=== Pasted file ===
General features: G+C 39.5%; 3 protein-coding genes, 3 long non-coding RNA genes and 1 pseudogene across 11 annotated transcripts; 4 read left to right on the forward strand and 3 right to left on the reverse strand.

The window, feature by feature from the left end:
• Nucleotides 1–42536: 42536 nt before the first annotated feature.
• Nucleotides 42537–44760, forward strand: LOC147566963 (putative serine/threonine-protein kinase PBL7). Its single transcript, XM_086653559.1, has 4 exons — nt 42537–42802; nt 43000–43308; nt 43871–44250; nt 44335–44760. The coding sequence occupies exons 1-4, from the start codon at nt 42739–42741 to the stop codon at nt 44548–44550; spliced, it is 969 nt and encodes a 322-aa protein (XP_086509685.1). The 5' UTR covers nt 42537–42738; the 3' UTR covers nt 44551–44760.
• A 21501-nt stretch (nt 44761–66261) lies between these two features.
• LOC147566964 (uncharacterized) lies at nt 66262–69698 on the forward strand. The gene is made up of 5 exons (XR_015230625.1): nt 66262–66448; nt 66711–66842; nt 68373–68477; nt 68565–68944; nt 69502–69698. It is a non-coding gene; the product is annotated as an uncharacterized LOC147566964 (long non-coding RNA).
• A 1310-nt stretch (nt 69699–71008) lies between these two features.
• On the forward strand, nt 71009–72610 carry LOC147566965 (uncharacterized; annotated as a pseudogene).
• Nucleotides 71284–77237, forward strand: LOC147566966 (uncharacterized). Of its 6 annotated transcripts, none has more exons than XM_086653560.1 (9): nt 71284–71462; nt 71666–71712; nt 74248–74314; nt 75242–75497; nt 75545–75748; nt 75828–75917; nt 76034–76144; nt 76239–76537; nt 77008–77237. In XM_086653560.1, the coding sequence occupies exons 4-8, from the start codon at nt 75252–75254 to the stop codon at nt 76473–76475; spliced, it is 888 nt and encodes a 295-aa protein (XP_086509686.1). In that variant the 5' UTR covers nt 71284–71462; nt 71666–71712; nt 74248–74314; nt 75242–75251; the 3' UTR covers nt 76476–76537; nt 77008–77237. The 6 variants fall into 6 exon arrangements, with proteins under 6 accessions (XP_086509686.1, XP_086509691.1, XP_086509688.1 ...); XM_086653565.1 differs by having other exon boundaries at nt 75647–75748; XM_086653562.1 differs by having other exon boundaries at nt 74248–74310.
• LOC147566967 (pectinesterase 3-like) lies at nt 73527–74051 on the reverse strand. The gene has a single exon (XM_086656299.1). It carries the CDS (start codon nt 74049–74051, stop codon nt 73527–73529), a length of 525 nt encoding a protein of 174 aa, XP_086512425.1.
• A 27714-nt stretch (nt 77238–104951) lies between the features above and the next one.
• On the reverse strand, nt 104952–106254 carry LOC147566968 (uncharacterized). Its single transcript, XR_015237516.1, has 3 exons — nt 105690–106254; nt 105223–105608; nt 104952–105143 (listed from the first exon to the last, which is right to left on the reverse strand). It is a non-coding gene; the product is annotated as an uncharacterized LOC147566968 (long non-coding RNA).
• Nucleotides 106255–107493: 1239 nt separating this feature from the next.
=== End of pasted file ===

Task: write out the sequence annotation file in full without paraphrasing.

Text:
General features: G+C 39.5%; 3 protein-coding genes, 3 long non-coding RNA genes and 1 pseudogene across 11 annotated transcripts; 4 read left to right on the forward strand and 3 right to left on the reverse strand.

The window, feature by feature from the left end:
• Nucleotides 1–42536: 42536 nt before the first annotated feature.
• Nucleotides 42537–44760, forward strand: LOC147566963 (putative serine/threonine-protein kinase PBL7). Its single transcript, XM_086653559.1, has 4 exons — nt 42537–42802; nt 43000–43308; nt 43871–44250; nt 44335–44760. The coding sequence occupies exons 1-4, from the start codon at nt 42739–42741 to the stop codon at nt 44548–44550; spliced, it is 969 nt and encodes a 322-aa protein (XP_086509685.1). The 5' UTR covers nt 42537–42738; the 3' UTR covers nt 44551–44760.
• A 21501-nt stretch (nt 44761–66261) lies between these two features.
• LOC147566964 (uncharacterized) lies at nt 66262–69698 on the forward strand. The gene is made up of 5 exons (XR_015230625.1): nt 66262–66448; nt 66711–66842; nt 68373–68477; nt 68565–68944; nt 69502–69698. It is a non-coding gene; the product is annotated as an uncharacterized LOC147566964 (long non-coding RNA).
• A 1310-nt stretch (nt 69699–71008) lies between these two features.
• On the forward strand, nt 71009–72610 carry LOC147566965 (uncharacterized; annotated as a pseudogene).
• Nucleotides 71284–77237, forward strand: LOC147566966 (uncharacterized). Of its 6 annotated transcripts, none has more exons than XM_086653560.1 (9): nt 71284–71462; nt 71666–71712; nt 74248–74314; nt 75242–75497; nt 75545–75748; nt 75828–75917; nt 76034–76144; nt 76239–76537; nt 77008–77237. In XM_086653560.1, the coding sequence occupies exons 4-8, from the start codon at nt 75252–75254 to the stop codon at nt 76473–76475; spliced, it is 888 nt and encodes a 295-aa protein (XP_086509686.1). In that variant the 5' UTR covers nt 71284–71462; nt 71666–71712; nt 74248–74314; nt 75242–75251; the 3' UTR covers nt 76476–76537; nt 77008–77237. The 6 variants fall into 6 exon arrangements, with proteins under 6 accessions (XP_086509686.1, XP_086509691.1, XP_086509688.1 ...); XM_086653565.1 differs by having other exon boundaries at nt 75647–75748; XM_086653562.1 differs by having other exon boundaries at nt 74248–74310.
• LOC147566967 (pectinesterase 3-like) lies at nt 73527–74051 on the reverse strand. The gene has a single exon (XM_086656299.1). It carries the CDS (start codon nt 74049–74051, stop codon nt 73527–73529), a length of 525 nt encoding a protein of 174 aa, XP_086512425.1.
• A 27714-nt stretch (nt 77238–104951) lies between the features above and the next one.
• On the reverse strand, nt 104952–106254 carry LOC147566968 (uncharacterized). Its single transcript, XR_015237516.1, has 3 exons — nt 105690–106254; nt 105223–105608; nt 104952–105143 (listed from the first exon to the last, which is right to left on the reverse strand). It is a non-coding gene; the product is annotated as an uncharacterized LOC147566968 (long non-coding RNA).
• Nucleotides 106255–107493: 1239 nt separating this feature from the next.